This pandemic is hurting people all over the world right now. When it comes to weathering this storm, Alexa and I are among the most privileged, and we know that many people are suffering more severe hardships and losses. It was this knowledge that inspired us to donate some of our sales to local charities last month, and we are grateful for the ability to help where we can.
While I work to remain aware of my privilege, I must admit to feeling waves of stress and anxiety wash over me these past months. Life’s uncertainties have come into sharp focus, and the sense of control I had has completely evaporated. My family’s usual routine has been upended altogether, and we’re all a bit off balance.
With my routine turned on its head, the constants I previously assumed are no longer reliable. The future has lost its trustworthiness. I know that trustworthiness was an illusion, but frankly, it was a comfortable one. It allowed me to feel comfortable taking risks, making plans, and working creatively.
Beyond that, I miss some simple things that brought me joy before. I miss seeing my friends in the flesh. I miss dreaming up new designs in the myriad of excellent coffee shops within 10 minutes of my apartment. I miss feeling the hum and excitement of Edinburgh.
With many aspects of my life uncertain, I am yearning for some stability. These are not easy times to be sure, but knitting is easy, right? I know how to do that – and that’s a little something I can control.
Finding Comfort in Simplicity
Usually I’m more of a designer than a knitter. It’s the challenging side of the craft – the stitch-by-stitch hunt for new ideas, motifs, and methods – that excites me. But now that I’m ankle-deep in a rising tide of uncertainty, I feel like I’ve become a knitter once again. With my mind, body, and emotions processing so many changes, I’ve been reaching for knits that are simple. For me, it’s comforting to work on a project that I can see the end of –something I know will come out beautifully.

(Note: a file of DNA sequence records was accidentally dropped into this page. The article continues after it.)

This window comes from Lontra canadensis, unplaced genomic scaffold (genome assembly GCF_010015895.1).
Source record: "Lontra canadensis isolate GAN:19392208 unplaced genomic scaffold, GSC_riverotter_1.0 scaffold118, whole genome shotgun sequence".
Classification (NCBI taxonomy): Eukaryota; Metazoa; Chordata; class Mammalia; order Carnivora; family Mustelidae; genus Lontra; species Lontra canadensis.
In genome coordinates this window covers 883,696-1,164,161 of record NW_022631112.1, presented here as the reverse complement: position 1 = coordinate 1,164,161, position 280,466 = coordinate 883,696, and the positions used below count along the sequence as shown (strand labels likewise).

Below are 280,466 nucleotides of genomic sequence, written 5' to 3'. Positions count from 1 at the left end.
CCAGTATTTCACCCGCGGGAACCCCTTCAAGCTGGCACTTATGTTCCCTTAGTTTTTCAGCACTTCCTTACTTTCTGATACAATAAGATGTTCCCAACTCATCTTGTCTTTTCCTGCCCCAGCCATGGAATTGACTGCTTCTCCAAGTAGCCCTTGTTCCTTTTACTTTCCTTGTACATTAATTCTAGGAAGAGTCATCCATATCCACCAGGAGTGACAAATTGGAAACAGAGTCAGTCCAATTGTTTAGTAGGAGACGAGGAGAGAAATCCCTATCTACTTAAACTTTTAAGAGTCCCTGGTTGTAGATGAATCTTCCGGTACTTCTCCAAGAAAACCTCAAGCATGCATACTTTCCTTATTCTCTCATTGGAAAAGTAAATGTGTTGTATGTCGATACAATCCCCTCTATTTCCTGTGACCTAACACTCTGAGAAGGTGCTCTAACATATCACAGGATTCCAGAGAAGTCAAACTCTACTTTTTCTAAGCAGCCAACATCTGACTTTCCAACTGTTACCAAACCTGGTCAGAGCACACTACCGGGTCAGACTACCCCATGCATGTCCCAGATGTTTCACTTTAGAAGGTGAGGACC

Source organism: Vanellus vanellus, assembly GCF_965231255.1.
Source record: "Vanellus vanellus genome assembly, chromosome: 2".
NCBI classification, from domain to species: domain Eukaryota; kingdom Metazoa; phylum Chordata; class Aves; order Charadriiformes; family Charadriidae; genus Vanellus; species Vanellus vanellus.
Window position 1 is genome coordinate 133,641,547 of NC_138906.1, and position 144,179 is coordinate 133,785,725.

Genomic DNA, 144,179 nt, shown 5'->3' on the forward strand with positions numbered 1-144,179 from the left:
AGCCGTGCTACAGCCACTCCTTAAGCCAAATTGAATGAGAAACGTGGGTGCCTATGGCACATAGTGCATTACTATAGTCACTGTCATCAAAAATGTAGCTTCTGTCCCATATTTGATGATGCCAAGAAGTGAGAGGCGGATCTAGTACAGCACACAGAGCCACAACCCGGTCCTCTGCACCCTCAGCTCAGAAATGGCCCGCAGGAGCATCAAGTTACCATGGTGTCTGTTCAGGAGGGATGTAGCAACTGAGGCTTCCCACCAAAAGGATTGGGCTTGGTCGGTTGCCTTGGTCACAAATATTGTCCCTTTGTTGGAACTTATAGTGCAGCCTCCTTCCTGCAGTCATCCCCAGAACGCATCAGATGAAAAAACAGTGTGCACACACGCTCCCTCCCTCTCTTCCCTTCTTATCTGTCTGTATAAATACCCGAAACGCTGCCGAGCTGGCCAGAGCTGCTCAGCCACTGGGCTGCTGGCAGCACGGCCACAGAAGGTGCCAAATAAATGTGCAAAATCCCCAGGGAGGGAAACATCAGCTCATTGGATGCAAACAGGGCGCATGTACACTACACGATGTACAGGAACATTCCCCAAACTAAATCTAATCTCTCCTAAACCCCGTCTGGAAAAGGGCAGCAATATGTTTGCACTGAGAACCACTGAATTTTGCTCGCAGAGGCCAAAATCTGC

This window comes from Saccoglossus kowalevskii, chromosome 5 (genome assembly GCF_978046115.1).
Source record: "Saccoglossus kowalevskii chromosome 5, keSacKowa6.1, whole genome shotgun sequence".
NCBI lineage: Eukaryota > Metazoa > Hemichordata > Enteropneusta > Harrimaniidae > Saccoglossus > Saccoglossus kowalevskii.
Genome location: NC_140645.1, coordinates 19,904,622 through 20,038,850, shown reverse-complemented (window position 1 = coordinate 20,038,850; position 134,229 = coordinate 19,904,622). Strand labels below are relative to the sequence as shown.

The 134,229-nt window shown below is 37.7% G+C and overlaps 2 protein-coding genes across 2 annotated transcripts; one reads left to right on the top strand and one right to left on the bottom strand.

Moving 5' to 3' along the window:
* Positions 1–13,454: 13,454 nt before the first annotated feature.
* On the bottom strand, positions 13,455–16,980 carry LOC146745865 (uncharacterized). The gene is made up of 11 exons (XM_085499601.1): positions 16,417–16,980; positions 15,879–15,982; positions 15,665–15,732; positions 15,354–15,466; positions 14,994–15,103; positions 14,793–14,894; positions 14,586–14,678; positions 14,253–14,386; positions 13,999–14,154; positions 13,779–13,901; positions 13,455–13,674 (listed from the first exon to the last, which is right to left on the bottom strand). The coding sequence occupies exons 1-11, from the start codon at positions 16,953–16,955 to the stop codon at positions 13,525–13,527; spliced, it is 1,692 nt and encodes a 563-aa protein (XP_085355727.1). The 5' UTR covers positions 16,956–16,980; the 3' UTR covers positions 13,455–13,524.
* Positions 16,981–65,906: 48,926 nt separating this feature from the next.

With that in mind, a Beloved bonnet for a new baby in the family was a perfect starting point.
This project reminds me of a cherished children’s book you are happy to read over and over again. You begin with an i-cord, increase following an easy-to-memorize pattern, reach the turning point before you know it, and then decrease back to end with the other i-cord. The second half of the knit seems to accelerate as the rows become ever shorter, culminating in a sweet conclusion with only two little ends to weave in. You can find all the techniques for this bonnet in our in-depth Beloved tutorial.
Once I finished the first bonnet, I couldn’t bring myself to stop. I used leftover sock-weight yarns, held doubled to get gauge. Beloved is designed in DK weight yarn, but if you work in worsted, aran weight (or holding sock-weight doubled as I have), it comes out just a little bit bigger.
After I had my fill of bonnets, I knit a couple pairs of The World’s Simplest Mittens. With Scotland’s on-again/off-again spring weather, my kids often wear their mittens well into May, and I was happy to have more on hand.
With these mittens done, I pulled out some beautiful handspun yarn and got started on a simple, striped Flax sweater for Neve.
While everything seems more out-of-control and out-of-the-ordinary than I am used to – and while I’m on the phone with loved ones half a world away – these kinds of simple, trusted projects bring me comfort and help me bear my fears a bit more bravely.
Are You Reaching for Your Needles?
Are you finding comfort in needles and yarn these days?
What projects are you most drawn to for stress relief in a sea of uncertainty?